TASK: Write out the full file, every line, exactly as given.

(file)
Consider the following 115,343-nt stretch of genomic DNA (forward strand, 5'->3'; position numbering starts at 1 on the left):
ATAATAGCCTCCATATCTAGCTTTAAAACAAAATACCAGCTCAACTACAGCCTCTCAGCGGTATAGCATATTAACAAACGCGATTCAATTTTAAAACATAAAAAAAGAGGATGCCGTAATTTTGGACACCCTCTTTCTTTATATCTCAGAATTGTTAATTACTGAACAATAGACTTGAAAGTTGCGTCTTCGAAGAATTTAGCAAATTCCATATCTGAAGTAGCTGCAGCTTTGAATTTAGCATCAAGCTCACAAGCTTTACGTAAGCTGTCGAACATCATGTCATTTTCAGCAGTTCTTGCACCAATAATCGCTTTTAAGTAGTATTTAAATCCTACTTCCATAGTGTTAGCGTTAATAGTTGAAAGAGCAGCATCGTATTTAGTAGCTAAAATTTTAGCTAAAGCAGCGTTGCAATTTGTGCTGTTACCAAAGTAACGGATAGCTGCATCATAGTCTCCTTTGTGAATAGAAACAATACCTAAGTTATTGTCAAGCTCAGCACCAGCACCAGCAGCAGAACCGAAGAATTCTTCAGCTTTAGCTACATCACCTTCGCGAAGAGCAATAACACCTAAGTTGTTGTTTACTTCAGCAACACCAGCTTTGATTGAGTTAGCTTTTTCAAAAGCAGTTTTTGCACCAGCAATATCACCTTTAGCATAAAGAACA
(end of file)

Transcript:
Consider the following 115,343-nt stretch of genomic DNA (forward strand, 5'->3'; position numbering starts at 1 on the left):
ATAATAGCCTCCATATCTAGCTTTAAAACAAAATACCAGCTCAACTACAGCCTCTCAGCGGTATAGCATATTAACAAACGCGATTCAATTTTAAAACATAAAAAAAGAGGATGCCGTAATTTTGGACACCCTCTTTCTTTATATCTCAGAATTGTTAATTACTGAACAATAGACTTGAAAGTTGCGTCTTCGAAGAATTTAGCAAATTCCATATCTGAAGTAGCTGCAGCTTTGAATTTAGCATCAAGCTCACAAGCTTTACGTAAGCTGTCGAACATCATGTCATTTTCAGCAGTTCTTGCACCAATAATCGCTTTTAAGTAGTATTTAAATCCTACTTCCATAGTGTTAGCGTTAATAGTTGAAAGAGCAGCATCGTATTTAGTAGCTAAAATTTTAGCTAAAGCAGCGTTGCAATTTGTGCTGTTACCAAAGTAACGGATAGCTGCATCATAGTCTCCTTTGTGAATAGAAACAATACCTAAGTTATTGTCAAGCTCAGCACCAGCACCAGCAGCAGAACCGAAGAATTCTTCAGCTTTAGCTACATCACCTTCGCGAAGAGCAATAACACCTAAGTTGTTGTTTACTTCAGCAACACCAGCTTTGATTGAGTTAGCTTTTTCAAAAGCAGTTTTTGCACCAGCAATATCACCTTTAGCATAAAGAACA